The Most Common Portrait Sales Mistake That Almost All Photographers Make
This article is from Jamie M Swanson AKA “The Modern Tog”. Click here to see the original post on The Modern Tog Blog.
When I was first starting out in photography, I had no idea what I was doing.
I think I charged something insanely low like $50 for a session plus a disc of all the digital negatives. I put the images in an online gallery, but I didn’t really sell many prints. I got lots of compliments about how people loved that they got the disc and could do what they wanted with it.
I told myself this was simply a case of meeting my clients’ needs and giving them what they wanted, so it was a good business practice.
The problem was, my ideal clients, the ones who valued photography and really wanted to preserve their memories didn’t just want the disc. They wanted someone to walk them through the photos, help them decide which ones would look best on their walls, and suggest products that would truly help them preserve this time in their lives as best as possible. I just didn’t believe that.
Not only that, but sometimes life gets busy and sometimes people simply don’t do what they intend to do. Eventually I stopped just giving the disc away and started charging for it to help encourage print sales, but then I’d get clients who raved about their image but never actually bought anything. Life just got busy and they never got to it.
That made me a Sad Panda. See?
I wanted to keep this from happening in the future and find a better way to make sure that clients placed their orders. I had heard that projection sales were the way to go, but I didn’t have a studio so that didn’t seem practical.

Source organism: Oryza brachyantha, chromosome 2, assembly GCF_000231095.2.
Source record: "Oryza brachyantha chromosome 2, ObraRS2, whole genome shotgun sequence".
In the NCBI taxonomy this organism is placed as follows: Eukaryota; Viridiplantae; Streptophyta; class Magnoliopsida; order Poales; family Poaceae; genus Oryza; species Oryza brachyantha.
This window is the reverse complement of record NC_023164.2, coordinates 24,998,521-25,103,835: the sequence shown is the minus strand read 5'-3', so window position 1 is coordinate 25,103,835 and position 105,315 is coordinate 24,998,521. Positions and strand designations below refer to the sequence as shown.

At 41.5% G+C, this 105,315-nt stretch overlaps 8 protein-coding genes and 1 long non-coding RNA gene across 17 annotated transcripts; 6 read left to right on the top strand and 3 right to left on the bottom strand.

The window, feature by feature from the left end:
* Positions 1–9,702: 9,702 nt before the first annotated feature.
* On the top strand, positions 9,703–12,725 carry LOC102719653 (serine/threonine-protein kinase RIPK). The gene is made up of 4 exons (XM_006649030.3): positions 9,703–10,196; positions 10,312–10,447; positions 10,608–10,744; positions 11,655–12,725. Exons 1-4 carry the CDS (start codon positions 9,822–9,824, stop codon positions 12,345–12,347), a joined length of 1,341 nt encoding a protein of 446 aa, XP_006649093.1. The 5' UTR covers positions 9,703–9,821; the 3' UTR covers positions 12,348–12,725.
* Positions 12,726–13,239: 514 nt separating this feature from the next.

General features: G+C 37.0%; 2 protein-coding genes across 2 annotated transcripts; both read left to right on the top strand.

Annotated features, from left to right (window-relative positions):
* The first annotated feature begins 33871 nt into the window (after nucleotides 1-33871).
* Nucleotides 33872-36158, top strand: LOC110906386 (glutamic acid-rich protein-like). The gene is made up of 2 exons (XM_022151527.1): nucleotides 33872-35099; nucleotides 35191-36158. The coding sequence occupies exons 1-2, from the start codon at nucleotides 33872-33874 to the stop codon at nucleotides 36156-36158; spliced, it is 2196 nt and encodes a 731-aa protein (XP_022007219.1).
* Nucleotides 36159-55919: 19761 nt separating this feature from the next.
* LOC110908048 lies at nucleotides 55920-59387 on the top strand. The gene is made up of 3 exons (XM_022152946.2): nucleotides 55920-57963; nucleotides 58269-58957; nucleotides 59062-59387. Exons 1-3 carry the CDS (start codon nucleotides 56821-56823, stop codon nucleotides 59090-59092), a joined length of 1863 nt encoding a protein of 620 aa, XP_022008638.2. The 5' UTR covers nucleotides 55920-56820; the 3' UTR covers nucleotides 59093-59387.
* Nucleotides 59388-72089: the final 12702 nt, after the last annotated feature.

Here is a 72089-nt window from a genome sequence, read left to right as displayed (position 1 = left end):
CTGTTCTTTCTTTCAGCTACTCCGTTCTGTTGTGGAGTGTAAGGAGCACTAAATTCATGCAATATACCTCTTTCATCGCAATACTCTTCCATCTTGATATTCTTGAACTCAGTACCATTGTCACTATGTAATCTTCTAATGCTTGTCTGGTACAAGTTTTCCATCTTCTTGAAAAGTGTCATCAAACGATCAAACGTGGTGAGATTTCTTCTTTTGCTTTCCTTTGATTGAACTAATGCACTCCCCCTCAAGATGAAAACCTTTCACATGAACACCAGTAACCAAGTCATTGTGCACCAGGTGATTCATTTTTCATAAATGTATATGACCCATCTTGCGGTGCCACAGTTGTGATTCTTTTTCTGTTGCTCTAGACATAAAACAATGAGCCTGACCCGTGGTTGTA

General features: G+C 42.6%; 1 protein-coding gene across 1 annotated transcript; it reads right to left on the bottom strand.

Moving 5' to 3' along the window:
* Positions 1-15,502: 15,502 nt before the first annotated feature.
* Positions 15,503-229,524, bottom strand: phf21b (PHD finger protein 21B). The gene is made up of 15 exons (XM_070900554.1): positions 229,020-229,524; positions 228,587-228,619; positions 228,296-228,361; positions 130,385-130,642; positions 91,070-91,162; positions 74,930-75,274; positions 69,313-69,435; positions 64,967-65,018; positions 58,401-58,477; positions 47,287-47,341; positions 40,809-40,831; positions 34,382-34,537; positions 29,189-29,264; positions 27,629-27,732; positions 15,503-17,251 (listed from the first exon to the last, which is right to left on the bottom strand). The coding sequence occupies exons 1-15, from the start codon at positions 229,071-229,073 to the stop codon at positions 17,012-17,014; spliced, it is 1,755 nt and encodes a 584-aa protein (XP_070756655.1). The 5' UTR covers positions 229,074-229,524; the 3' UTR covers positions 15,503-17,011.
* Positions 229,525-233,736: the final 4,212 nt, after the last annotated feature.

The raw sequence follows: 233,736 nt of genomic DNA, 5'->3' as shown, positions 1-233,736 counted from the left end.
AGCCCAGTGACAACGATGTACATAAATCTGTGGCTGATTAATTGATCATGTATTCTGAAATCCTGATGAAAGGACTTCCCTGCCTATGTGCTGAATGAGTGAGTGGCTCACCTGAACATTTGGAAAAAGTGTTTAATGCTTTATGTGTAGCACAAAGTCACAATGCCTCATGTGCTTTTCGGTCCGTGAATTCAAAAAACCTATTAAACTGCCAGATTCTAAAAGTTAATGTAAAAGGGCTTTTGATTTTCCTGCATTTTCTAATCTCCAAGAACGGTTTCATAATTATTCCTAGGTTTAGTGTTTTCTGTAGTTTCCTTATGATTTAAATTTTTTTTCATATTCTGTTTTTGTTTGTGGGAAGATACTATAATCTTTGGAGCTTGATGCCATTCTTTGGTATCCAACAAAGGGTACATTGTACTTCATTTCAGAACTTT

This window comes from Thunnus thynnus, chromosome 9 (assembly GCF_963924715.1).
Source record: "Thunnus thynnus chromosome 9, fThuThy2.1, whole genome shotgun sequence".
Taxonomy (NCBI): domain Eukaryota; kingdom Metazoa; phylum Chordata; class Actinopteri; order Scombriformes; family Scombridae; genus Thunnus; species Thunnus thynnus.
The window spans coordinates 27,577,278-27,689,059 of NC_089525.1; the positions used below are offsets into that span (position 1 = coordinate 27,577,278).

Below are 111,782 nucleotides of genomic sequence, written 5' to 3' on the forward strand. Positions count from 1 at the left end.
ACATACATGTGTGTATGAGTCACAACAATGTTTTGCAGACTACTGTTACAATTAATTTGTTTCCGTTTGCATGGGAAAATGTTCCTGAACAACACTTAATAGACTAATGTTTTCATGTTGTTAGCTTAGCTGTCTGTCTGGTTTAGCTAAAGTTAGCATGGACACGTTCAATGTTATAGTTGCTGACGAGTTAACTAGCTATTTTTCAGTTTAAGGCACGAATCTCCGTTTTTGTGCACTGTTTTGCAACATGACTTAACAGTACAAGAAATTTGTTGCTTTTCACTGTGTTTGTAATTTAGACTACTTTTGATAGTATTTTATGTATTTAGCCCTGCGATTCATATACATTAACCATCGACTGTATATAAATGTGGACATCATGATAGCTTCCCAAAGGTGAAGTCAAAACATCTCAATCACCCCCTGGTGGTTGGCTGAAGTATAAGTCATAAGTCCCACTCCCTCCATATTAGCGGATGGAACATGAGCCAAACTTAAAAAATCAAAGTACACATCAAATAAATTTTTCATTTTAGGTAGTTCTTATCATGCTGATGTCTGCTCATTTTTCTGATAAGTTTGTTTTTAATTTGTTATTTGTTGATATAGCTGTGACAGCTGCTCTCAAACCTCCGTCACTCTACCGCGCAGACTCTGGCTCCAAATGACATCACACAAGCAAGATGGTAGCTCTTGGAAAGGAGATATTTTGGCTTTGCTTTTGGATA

I made excuses. I even believed them.
Honestly, I was afraid to do in-person sales. I didn’t want people to feel pressured. I didn’t want to offend them or annoy them.
I was even afraid they’d hate the photos and I’d have to sit there with them in person and feel their disappointment the first time they looked through them.
There were SO many things that kept me from wanting to do them. They were inconvenient, and I’d have to drive to their homes or meet in a coffee shop and find a way to go through everything without the luxury of a studio.
Not doing in-person portrait sales is a HUGE mistake, and almost every newer portrait photographer makes it. Including me. So here’s what moved me to start doing in-person sales and what you can learn from my mistakes.
The first in-person portrait sale
Eventually, I realized that I was putting far too much time into portrait sessions to be making only a few hundred dollars and that I needed to increase my average significantly in order to turn a profit.
I raised my prices, mostly to prints, and thought I’d give in-person portrait sales a go. I didn’t have much hope in it, since I live in a small, blue-collar town where average salaries are low. But I talked to other photographers, and they assured me that it was going to be awesome.
And it was.
My first in-person sale was triple what my average sale was in the past.
My next one was even better.
And it blew my mind.